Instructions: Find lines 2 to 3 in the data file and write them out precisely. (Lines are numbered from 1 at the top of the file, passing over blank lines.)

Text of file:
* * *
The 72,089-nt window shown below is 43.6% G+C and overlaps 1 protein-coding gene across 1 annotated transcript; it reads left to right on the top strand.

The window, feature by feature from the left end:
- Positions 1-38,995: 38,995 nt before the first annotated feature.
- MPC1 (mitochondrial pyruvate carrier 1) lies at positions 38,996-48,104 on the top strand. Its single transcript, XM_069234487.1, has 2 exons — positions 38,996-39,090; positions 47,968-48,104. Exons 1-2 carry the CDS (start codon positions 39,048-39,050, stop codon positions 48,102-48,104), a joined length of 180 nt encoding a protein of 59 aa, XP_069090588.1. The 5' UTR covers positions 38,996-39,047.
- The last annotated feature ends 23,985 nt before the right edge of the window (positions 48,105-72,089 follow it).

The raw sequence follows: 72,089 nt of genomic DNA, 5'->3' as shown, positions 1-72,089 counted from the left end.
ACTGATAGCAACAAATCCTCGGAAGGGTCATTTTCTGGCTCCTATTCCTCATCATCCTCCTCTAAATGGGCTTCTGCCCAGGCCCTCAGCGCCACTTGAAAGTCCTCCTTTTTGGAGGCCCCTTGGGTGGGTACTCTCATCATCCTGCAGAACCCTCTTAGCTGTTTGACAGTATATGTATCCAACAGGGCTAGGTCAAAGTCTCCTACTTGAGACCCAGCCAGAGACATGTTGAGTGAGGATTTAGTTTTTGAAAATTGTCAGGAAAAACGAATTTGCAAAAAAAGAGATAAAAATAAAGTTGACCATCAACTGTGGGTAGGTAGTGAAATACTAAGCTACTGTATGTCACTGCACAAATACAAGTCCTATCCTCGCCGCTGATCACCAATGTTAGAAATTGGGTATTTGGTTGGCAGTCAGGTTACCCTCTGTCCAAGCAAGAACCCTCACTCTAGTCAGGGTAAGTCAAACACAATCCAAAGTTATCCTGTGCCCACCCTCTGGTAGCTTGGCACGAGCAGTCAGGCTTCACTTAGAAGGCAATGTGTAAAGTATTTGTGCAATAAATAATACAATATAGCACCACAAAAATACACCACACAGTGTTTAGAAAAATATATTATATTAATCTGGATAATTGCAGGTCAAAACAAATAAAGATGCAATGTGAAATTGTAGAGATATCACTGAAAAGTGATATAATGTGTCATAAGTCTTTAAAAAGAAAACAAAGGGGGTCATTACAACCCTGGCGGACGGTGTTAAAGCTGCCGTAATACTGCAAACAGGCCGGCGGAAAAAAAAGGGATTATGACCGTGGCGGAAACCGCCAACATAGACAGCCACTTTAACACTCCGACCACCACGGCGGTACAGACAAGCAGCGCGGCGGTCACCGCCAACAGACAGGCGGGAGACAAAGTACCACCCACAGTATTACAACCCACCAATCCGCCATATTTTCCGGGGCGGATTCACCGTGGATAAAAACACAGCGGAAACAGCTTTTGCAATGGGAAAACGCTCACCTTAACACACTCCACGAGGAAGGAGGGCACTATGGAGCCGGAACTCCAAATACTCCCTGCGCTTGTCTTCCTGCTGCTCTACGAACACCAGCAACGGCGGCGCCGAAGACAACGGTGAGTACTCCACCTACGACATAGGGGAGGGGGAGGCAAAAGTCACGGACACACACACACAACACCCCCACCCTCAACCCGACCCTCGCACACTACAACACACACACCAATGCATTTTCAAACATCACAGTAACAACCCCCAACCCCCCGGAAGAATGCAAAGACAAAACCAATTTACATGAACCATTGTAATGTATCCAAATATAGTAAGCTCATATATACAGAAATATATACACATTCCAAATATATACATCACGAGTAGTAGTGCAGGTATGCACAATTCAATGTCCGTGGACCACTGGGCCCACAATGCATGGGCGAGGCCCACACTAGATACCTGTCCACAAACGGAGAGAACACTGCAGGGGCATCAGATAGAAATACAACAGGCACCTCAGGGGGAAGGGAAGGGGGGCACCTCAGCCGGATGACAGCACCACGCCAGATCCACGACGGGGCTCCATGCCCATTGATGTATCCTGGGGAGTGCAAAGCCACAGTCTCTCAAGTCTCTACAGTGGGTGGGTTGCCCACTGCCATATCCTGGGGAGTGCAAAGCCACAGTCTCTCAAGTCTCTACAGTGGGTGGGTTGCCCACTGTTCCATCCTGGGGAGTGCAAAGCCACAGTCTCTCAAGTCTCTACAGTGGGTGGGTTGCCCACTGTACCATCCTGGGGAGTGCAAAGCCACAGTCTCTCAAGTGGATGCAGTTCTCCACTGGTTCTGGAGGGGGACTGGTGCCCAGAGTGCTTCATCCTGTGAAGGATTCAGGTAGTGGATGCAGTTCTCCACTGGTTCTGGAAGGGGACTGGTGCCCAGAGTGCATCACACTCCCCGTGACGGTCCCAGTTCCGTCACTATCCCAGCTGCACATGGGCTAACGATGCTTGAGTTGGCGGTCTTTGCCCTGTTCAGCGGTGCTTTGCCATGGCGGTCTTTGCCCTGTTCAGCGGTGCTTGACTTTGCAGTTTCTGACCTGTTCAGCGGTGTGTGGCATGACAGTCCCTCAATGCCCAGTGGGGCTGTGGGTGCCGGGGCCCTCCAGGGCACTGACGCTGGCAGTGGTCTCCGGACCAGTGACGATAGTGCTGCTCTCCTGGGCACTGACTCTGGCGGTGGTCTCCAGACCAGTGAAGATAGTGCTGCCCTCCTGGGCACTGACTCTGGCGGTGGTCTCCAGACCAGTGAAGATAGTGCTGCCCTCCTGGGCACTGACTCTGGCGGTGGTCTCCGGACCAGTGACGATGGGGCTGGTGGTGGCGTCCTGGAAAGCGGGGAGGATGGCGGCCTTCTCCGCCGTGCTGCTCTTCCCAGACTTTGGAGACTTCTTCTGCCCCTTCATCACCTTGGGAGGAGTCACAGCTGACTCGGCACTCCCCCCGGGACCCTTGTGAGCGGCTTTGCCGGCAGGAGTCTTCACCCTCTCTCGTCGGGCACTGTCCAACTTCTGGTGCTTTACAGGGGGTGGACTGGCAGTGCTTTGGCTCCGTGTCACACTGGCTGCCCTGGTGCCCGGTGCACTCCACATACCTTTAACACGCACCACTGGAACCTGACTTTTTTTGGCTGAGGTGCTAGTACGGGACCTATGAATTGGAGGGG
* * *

The window, feature by feature from the left end:
- Positions 1-38,995: 38,995 nt before the first annotated feature.